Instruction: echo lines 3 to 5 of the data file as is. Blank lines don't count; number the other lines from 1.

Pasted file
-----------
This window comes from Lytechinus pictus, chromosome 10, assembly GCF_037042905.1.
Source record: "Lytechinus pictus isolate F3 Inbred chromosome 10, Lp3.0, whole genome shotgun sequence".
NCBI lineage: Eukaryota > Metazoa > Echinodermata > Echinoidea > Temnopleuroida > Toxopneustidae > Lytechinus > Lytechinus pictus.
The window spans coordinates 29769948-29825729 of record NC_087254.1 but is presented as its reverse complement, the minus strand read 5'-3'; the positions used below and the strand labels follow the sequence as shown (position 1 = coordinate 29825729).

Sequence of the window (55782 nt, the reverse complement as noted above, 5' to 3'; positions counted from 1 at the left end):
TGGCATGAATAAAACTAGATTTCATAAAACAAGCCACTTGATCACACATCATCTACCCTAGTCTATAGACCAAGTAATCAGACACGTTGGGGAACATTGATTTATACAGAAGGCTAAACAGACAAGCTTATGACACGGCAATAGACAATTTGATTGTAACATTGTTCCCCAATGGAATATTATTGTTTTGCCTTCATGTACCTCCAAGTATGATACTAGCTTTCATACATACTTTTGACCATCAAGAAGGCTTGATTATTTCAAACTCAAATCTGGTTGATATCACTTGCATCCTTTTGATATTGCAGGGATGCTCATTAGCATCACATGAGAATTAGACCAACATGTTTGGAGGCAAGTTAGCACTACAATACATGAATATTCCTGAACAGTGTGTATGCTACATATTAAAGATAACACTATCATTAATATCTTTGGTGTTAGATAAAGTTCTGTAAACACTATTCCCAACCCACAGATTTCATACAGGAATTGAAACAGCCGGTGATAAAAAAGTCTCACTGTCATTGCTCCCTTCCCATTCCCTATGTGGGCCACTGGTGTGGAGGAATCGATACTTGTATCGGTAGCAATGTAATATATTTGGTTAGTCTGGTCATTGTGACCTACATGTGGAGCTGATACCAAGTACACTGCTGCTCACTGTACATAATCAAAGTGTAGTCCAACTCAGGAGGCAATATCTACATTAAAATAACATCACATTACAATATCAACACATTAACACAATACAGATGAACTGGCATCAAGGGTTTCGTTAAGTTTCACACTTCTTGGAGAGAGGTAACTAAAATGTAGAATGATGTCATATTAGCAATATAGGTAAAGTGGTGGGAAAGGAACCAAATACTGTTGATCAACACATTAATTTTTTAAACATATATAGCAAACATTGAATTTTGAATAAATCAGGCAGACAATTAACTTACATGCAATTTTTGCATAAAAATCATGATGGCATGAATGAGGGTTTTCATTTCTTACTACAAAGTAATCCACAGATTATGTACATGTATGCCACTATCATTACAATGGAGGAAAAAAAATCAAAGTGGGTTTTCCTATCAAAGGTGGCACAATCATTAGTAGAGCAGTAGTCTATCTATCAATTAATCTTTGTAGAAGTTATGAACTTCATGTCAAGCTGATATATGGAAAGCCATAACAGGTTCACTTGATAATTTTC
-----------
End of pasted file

NCBI lineage: Eukaryota > Metazoa > Echinodermata > Echinoidea > Temnopleuroida > Toxopneustidae > Lytechinus > Lytechinus pictus.
The window spans coordinates 29769948-29825729 of record NC_087254.1 but is presented as its reverse complement, the minus strand read 5'-3'; the positions used below and the strand labels follow the sequence as shown (position 1 = coordinate 29825729).

Sequence of the window (55782 nt, the reverse complement as noted above, 5' to 3'; positions counted from 1 at the left end):